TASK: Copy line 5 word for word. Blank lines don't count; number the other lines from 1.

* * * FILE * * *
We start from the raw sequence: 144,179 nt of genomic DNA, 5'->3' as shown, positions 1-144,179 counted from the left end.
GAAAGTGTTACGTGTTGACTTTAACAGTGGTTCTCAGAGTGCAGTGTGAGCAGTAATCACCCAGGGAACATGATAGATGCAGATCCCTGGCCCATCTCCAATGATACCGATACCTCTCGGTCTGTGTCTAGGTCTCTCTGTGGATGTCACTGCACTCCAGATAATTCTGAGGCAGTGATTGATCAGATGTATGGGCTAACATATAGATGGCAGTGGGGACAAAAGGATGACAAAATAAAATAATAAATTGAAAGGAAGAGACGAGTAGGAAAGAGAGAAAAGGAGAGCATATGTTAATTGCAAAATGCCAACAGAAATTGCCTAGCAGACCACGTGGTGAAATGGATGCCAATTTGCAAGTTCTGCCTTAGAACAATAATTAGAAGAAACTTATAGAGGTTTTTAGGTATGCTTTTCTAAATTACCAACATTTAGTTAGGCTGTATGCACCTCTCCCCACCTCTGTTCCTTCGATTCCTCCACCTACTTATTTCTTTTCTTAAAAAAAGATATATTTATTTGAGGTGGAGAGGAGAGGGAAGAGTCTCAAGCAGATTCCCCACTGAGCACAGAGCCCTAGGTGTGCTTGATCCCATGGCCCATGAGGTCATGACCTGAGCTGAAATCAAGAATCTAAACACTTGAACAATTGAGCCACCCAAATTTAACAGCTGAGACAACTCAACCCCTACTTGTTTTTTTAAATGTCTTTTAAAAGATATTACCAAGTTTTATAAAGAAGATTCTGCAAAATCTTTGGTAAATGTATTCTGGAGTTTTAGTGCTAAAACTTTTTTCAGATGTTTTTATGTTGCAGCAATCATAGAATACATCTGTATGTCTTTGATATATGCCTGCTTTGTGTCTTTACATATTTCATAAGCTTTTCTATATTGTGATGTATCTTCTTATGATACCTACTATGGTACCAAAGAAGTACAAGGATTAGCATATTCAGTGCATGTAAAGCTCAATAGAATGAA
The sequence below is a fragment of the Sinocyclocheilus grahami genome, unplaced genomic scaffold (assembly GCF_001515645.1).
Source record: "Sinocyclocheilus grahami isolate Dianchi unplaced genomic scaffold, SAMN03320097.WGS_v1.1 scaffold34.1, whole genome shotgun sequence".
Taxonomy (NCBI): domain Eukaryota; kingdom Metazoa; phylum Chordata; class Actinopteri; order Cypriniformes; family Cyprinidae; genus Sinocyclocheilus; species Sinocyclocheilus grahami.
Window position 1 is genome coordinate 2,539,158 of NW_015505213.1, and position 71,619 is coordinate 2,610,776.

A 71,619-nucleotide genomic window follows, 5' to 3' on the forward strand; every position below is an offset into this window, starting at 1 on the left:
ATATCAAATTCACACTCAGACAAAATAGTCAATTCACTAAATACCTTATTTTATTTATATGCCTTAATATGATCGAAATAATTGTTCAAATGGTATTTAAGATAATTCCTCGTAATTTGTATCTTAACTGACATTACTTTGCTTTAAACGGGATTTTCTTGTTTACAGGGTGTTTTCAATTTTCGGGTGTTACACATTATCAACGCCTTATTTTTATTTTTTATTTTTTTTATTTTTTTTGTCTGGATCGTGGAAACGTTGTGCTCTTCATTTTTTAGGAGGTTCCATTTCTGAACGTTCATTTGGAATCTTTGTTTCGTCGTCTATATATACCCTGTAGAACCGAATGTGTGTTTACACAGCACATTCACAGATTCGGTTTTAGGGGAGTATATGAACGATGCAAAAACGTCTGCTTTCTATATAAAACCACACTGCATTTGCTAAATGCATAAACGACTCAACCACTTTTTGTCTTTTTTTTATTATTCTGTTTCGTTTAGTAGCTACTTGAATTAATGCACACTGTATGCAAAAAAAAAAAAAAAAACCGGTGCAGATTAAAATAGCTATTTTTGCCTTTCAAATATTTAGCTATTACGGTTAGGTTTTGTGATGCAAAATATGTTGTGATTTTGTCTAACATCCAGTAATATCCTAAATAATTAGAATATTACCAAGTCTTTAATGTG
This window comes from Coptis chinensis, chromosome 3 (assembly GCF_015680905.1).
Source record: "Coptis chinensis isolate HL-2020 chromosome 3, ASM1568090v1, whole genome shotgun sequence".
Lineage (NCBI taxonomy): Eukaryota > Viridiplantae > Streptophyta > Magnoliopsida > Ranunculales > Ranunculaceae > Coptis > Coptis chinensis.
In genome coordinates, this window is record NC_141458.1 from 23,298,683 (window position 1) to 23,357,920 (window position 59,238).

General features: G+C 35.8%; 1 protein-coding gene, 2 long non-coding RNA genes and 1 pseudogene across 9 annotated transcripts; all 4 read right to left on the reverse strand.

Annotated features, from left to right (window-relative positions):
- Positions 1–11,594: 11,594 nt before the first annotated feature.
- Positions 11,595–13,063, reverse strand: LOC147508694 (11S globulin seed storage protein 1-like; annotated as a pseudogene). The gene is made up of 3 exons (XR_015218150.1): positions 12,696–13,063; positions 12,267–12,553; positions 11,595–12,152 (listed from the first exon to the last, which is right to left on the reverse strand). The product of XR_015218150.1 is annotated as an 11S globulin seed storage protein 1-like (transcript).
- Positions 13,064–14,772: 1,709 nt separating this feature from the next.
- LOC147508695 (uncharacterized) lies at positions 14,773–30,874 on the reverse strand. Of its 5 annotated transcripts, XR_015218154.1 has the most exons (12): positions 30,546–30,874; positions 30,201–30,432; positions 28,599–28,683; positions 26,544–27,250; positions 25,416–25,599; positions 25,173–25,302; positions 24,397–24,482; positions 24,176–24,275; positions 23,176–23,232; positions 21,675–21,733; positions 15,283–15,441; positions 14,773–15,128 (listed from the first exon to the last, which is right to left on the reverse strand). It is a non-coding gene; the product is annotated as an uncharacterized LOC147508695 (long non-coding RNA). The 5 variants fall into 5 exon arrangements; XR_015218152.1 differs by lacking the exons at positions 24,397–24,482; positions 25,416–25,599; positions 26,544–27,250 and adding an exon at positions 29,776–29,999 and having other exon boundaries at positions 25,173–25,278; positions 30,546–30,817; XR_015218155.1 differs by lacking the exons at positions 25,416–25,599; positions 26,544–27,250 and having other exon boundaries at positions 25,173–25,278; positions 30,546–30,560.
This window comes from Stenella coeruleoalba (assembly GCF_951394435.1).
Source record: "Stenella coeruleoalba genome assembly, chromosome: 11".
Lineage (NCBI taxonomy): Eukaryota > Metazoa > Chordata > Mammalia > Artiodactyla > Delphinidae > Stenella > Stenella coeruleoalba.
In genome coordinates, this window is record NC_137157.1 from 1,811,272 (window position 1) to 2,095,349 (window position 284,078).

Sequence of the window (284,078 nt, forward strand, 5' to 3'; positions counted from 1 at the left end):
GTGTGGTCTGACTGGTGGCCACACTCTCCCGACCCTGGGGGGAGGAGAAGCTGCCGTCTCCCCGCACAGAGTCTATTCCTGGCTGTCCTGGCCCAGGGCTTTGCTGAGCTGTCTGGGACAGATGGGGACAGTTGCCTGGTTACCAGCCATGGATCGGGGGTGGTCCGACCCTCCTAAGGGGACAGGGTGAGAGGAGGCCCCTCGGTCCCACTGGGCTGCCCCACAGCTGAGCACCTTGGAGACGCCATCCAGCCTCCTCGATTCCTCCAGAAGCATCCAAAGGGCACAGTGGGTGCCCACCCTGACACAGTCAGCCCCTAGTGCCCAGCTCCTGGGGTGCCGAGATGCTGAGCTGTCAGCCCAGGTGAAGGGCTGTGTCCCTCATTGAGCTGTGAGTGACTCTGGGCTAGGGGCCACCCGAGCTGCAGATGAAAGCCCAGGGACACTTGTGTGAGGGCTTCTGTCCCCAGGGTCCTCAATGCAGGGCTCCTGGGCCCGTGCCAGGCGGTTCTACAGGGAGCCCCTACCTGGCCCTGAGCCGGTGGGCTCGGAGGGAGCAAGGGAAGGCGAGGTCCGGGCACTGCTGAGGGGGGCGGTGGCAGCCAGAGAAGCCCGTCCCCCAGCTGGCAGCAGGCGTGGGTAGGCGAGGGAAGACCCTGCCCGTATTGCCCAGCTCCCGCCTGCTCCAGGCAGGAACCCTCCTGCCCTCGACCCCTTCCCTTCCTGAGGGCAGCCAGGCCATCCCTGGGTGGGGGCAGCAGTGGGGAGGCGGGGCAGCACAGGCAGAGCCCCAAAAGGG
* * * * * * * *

Taxonomy (NCBI): domain Eukaryota; kingdom Metazoa; phylum Chordata; class Actinopteri; order Cypriniformes; family Cyprinidae; genus Sinocyclocheilus; species Sinocyclocheilus grahami.